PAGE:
But in spite of these references, Paolo Soleri’s work is a unicum which never neglects the requirements of a modern industrial factory, the requests of the Solimene family at Vietri sul Mare, its needs and its identity. An attentive observation shows that this sense of continuity is precisely the element which most evidently links a place, the Mediterranean, to its material culture through a characteristic craft as that of ceramics. In fact, to reconstruct the interactions which have led to the diffusion of pottery in the Mediterranean basin inevitably means to speak about peoples, routes and cultures in a kind of adventure which, going beyond specific contexts, contribute to give a more general and concrete meaning to the very idea of Mediterranean. A story which, even if it concerns the evolution of a traditional craft over time, speaks to us like a water-coloured story by Corto Maltese, about the colours and the forms, the vicissitudes of all the peoples which have made the Mediterranean its home over the century, laying the foundations for the very history of mankind. First Cretans and Mycenaeans; later Macedonians, Romans, the Byzantine and, immediately after them, Islam. The ceramic production is an embodiment of the very idea of Mediterranean, expressed by Braudel as a “scar tissue” between the Western culture and the Eastern one. A concrete world which is transformed into a fairy tale with an explosion of colour. In its various local forms, ceramics bear witness to Gillo Dorfles’ idea of the existence of a “creative peculiarity” which brings together the people of North Africa, the Greek peninsula, Italian, Iberian, with the shores of Asia Minor and the great islands of Sardinia, Sicily, Creta and Malta, uniting the generations in time.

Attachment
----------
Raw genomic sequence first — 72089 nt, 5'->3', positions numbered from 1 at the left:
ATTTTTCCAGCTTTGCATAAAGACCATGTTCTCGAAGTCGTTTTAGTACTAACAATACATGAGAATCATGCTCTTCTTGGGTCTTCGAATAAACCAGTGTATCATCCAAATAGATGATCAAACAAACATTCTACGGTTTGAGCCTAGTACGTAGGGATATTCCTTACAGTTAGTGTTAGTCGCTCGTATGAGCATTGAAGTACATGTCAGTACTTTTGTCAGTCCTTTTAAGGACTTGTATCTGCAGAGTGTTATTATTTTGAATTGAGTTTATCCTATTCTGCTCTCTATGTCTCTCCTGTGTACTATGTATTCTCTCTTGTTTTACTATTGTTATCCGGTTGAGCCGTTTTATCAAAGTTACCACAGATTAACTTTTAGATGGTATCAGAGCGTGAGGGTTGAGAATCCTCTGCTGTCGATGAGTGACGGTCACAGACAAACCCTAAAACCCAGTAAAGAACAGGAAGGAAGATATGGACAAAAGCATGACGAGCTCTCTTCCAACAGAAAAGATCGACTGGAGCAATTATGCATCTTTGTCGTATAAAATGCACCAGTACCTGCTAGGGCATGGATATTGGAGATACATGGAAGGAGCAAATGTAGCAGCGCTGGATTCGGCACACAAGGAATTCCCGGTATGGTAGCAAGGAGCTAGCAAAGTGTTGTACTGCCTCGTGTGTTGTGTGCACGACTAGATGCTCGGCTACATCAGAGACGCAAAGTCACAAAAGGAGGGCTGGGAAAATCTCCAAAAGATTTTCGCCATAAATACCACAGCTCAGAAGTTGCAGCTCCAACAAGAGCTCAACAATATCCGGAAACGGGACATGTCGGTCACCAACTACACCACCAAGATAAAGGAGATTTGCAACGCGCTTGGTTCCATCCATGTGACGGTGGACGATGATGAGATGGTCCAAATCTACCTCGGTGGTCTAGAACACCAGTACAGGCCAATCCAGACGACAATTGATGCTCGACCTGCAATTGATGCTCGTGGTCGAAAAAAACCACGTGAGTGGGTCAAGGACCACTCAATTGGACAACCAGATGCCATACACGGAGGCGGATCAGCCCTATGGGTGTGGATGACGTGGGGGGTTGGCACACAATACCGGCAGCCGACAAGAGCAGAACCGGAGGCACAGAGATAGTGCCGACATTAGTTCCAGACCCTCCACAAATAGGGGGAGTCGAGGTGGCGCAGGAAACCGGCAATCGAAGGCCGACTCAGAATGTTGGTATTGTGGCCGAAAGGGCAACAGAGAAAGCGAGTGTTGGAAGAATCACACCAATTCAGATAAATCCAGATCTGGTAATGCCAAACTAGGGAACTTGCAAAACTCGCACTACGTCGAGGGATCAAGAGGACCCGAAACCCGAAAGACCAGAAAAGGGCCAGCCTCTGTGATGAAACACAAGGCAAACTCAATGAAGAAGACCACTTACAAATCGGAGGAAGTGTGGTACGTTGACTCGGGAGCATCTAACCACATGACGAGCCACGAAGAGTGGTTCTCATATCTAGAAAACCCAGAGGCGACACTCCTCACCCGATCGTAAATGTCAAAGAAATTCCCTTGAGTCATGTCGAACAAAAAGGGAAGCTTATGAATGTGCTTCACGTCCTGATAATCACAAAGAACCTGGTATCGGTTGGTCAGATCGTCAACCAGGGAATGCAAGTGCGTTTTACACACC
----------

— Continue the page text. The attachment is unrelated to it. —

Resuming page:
Marbled, luminous and intense colours have been diffused through ceramic decorations in the entire Mediterranean basin; Persian blue, obtained by grinding lapis lazuli stone, cobalt, emerald green and white, in a research inspired by the universe of colours characterizing the sea.
It is precisely the ocean which has served as inspiration for another two projects, in different periods and by different designers, united by a similar way to combine the local and universal properties of ceramics.
The first is the Parco dei Principi Hotel in Sorrento, designed by Gio Ponti in 1962. In the interior the decorative motifs of the ceramics used to cover the floors, and the white and blue pebbles embedded in the walls, form a decorative system which is clearly inspired by the surrounding seascapes. Ponti reproposes the combinations used in two villas, the Arreaza in Caracas (1956) and Nemazee in Teheran (1957-64), adopting two colours also in the design in Sorrento, where he designs 30 decorations in blue, using a single tile module measuring 20x20cm. He identifies a chromatic series for each room, thus creating a hundred different combinations, which corresponds exactly to the number of rooms of the hotel. In the public areas on the ground floor – the reception, hall, smoking room, restaurant and bar – the decoration is also applied on the walls, where panels in white and blue majolica created by his friend, the artist Fausto Melotti, are mounted in the walls.
We may conclude our short itinerary with the Toledo station of the Subway of Naples, recently designed by the Catalan architect Óscar Tusquets Blanca.
In the corridors that lead from the surface to the underground area, after having passed the first escalators where the ochre colour of the surface dominate, echoing the Neapolitan tufa stone of the buildings, the level which descends below sea level is marked by the entrance to the Ocean Tunnel in which Bob Wilson, wanting to recreate the mobility and colour of the water habitat, has faced the walls with ceramic mosaics, covering them with marine motives.